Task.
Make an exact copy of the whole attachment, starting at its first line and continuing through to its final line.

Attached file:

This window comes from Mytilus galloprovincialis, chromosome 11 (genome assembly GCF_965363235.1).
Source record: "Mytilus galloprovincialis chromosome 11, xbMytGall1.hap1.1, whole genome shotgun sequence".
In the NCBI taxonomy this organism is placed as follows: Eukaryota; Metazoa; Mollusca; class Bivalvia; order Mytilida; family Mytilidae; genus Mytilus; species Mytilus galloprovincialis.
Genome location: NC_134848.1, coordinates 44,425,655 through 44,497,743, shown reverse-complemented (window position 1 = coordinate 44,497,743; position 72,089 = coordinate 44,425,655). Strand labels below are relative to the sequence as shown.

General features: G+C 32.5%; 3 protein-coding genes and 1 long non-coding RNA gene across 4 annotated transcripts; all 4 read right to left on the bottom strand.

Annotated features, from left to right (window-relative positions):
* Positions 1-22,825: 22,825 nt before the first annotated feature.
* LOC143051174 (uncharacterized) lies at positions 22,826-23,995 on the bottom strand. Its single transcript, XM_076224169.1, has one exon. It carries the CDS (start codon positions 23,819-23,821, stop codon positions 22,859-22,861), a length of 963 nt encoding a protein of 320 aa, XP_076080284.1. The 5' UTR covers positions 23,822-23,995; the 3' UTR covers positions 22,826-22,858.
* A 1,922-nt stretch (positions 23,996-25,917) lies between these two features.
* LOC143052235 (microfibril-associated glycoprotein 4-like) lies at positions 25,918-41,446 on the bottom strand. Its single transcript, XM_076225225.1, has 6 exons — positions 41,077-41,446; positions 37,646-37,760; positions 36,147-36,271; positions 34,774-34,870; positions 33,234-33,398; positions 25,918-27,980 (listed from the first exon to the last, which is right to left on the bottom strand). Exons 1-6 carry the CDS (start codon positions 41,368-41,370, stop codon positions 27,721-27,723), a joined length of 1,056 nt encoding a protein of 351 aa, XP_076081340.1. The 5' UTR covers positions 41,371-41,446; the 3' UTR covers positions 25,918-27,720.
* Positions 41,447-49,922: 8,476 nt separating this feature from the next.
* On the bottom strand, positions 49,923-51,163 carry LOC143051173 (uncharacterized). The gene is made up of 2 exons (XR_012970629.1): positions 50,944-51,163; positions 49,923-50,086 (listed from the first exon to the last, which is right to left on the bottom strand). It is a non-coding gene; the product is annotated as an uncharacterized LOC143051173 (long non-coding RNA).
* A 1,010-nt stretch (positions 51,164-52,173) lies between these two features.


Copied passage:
This window comes from Mytilus galloprovincialis, chromosome 11 (genome assembly GCF_965363235.1).
Source record: "Mytilus galloprovincialis chromosome 11, xbMytGall1.hap1.1, whole genome shotgun sequence".
In the NCBI taxonomy this organism is placed as follows: Eukaryota; Metazoa; Mollusca; class Bivalvia; order Mytilida; family Mytilidae; genus Mytilus; species Mytilus galloprovincialis.
Genome location: NC_134848.1, coordinates 44,425,655 through 44,497,743, shown reverse-complemented (window position 1 = coordinate 44,497,743; position 72,089 = coordinate 44,425,655). Strand labels below are relative to the sequence as shown.

General features: G+C 32.5%; 3 protein-coding genes and 1 long non-coding RNA gene across 4 annotated transcripts; all 4 read right to left on the bottom strand.

Annotated features, from left to right (window-relative positions):
* Positions 1-22,825: 22,825 nt before the first annotated feature.
* LOC143051174 (uncharacterized) lies at positions 22,826-23,995 on the bottom strand. Its single transcript, XM_076224169.1, has one exon. It carries the CDS (start codon positions 23,819-23,821, stop codon positions 22,859-22,861), a length of 963 nt encoding a protein of 320 aa, XP_076080284.1. The 5' UTR covers positions 23,822-23,995; the 3' UTR covers positions 22,826-22,858.
* A 1,922-nt stretch (positions 23,996-25,917) lies between these two features.
* LOC143052235 (microfibril-associated glycoprotein 4-like) lies at positions 25,918-41,446 on the bottom strand. Its single transcript, XM_076225225.1, has 6 exons — positions 41,077-41,446; positions 37,646-37,760; positions 36,147-36,271; positions 34,774-34,870; positions 33,234-33,398; positions 25,918-27,980 (listed from the first exon to the last, which is right to left on the bottom strand). Exons 1-6 carry the CDS (start codon positions 41,368-41,370, stop codon positions 27,721-27,723), a joined length of 1,056 nt encoding a protein of 351 aa, XP_076081340.1. The 5' UTR covers positions 41,371-41,446; the 3' UTR covers positions 25,918-27,720.
* Positions 41,447-49,922: 8,476 nt separating this feature from the next.
* On the bottom strand, positions 49,923-51,163 carry LOC143051173 (uncharacterized). The gene is made up of 2 exons (XR_012970629.1): positions 50,944-51,163; positions 49,923-50,086 (listed from the first exon to the last, which is right to left on the bottom strand). It is a non-coding gene; the product is annotated as an uncharacterized LOC143051173 (long non-coding RNA).
* A 1,010-nt stretch (positions 51,164-52,173) lies between these two features.